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Interactive Simulations for Classroom Use


John S. Martin
Department of Chemistry, The University of Alberta,
Edmonton, Alberta, Canada T6G 2G2

05/31/00 to 06/01/00

I have written these "Smart Instructor's Resources" (SIRs), interactive illustrations, simulations and animations of chemical principles and processes, designed for classroom use by means of a projection monitor. They are completely under the control of the instructor by means of an intuitive, mouse-driven interface. They impose no particular pedagogy, and may be brought into one's classroom presentation spontaneously whenever the occasion arises. They are particularly well adapted to interactive instruction, where you may ask students "What do you think would happen if..." (or they may ask you).

In addition to a conventional table of contents, these SIRs have an "analytic index", a pageful of words and phrases having to do with introductory chemistry. Click on one and a dialogue box appears with short descriptions of the relevant SIRs; click on the appropriate button and you go directly to that SIR.

The presentation will describe several typical SIRs, show examples of possible ways that they may be used in class, and report classroom experience. Twenty-one of a projected twenty-four SIRs are finished. These are being revised and improved as I get feedback from users; it is hoped that this presentation will advance that process.

These SIRs are Windows versions of the Simulations and Interactive Resources published in the Journal of Chemical Education: Software, 1996, Vol. 9B, No. 2 and now available on their General Chemistry CD-ROM. Most are significantly improved. They use the standard Windows 800 by 600 display, and will run on all versions of Windows so far tested: 3.1, 95, 98 and NT.


In 1996 I published the Simulations and Interactive Resources (1), a DOS utility which is now available on the General Chemistry CD-ROM, Special Issue No. 16, third edition, of the Journal of Chemical Education: Software. These have been used worldwide. This report describes a new, enhanced Windows version of the SIRs. They are nearly complete, and are being tested in a number of introductory chemistry courses.

They are interactive illustrations, simulations and animations of general chemical principles, for classroom use by means of a projection monitor. They are completely under the control of the instructor, using an intuitive mouse-controlled interface.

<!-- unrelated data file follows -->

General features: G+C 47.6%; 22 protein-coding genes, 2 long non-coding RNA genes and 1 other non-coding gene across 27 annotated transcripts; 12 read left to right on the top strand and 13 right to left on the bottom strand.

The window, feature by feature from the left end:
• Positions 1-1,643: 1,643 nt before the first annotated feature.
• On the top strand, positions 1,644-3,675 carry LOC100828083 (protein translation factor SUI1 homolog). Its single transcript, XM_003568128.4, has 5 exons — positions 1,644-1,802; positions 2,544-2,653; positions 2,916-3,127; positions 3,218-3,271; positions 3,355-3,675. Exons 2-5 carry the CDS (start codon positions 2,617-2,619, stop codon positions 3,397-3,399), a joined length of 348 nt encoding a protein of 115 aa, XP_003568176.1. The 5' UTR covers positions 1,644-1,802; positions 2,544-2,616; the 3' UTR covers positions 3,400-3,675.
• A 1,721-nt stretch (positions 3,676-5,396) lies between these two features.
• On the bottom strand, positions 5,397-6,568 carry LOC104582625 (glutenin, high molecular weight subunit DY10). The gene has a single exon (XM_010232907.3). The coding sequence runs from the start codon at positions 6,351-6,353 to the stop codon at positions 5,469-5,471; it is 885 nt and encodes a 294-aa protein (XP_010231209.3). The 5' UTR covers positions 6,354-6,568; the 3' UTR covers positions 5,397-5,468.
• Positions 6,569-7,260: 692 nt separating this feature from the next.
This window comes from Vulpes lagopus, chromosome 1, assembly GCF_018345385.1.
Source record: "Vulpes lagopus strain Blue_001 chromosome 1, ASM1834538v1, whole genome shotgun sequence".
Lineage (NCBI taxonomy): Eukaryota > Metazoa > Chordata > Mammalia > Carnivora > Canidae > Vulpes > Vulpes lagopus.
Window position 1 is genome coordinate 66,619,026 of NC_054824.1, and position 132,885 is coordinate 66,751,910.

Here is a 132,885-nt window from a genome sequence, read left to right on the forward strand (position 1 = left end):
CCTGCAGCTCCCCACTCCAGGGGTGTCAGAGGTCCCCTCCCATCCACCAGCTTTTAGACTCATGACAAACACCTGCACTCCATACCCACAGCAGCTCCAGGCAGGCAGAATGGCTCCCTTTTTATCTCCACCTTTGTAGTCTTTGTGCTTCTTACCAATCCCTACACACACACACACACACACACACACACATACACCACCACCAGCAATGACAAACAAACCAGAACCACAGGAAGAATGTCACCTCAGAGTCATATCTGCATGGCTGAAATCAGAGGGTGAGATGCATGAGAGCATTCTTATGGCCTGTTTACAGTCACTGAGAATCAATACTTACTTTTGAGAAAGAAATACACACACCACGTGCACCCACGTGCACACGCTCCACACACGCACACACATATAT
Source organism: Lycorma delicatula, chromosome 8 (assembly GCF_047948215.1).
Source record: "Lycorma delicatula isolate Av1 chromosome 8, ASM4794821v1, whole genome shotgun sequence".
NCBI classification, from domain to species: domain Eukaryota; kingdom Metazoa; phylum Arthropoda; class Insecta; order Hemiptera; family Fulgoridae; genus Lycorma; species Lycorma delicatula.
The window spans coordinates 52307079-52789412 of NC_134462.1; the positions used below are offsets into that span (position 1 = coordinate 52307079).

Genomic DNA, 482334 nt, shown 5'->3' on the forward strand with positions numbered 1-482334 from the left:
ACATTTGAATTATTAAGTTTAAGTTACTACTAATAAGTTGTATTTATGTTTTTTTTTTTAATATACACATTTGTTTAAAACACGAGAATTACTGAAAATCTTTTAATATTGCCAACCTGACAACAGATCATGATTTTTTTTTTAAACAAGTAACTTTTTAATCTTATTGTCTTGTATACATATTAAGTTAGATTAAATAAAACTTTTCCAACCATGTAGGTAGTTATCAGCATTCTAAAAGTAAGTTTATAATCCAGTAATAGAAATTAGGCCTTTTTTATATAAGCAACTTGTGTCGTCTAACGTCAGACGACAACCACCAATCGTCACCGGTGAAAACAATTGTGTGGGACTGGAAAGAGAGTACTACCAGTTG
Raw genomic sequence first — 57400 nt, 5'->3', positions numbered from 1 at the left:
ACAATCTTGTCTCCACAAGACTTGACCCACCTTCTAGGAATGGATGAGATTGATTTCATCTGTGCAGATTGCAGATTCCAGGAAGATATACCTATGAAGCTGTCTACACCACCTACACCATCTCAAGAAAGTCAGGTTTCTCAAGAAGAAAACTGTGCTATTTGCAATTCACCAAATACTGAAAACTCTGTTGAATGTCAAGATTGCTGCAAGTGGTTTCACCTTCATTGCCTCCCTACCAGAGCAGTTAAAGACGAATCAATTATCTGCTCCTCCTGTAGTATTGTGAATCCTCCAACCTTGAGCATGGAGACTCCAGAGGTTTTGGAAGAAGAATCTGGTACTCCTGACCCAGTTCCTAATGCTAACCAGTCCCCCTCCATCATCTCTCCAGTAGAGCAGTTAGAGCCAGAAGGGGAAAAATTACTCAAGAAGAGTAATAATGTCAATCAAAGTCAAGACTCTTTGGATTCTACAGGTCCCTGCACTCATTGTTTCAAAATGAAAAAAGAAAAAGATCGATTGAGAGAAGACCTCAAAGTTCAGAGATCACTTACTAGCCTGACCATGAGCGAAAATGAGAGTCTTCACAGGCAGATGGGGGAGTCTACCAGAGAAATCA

Context-sensitive help is always available, and it is quite possible to learn from the help all about a SIR and its uses. Needless to say it’s prudent to use the help when preparing a presentation rather than during it – but the help is there if you need it.

The most significant property of the SIRs is that they do not interrupt one’s presentation, and they may be adapted to almost any pedagogical approach. They may be brought in spontaneously when a relevant point arises, so that they lend themselves to interactive instruction. The instructor may ask the class (or students may ask the instructor) "What do you think would happen if…?" and the computer will then provide the answer – and very likely stimulate the next question.

Here is the general index page. The twenty-two complete SIRs are in dark lettering. The general topics covered are the periodic table, atomic structure, pressure, phase equilibrium and gases, chemical thermodynamics, equilibrium, acids and bases, electrochemistry, kinetics and mathematical functions.

Though the Windows SIRs are still incomplete, the finished ones have been and are being tested by my colleagues here and elsewhere. Student response has been consistently enthusiastic.

If you would like to try them, please e-mail me at the above address on page 1. I would expect that anyone receiving a trial copy would let me know what works and what doesn’t. The more testing these SIRs receive, the better they will be when they are finally published.


I have received much help and advice from Ed Blackburn of the Faculte St-Jean, University of Alberta who also has posted this material, and from Ken Newman of King’s University College, John Washington of Concordia College, Loretta Jones and Christine Gaudinski of the University of Northern Colorado. I particularly thank Prof. J. J. Lagowski of the University of Texas, whose support and encouragement prompted me to start this project eight years ago.


  1. Martin, J. S. SIRS III: Simulations and Interactive Resources. J. Chem. Educ. Software19969B, No. 2.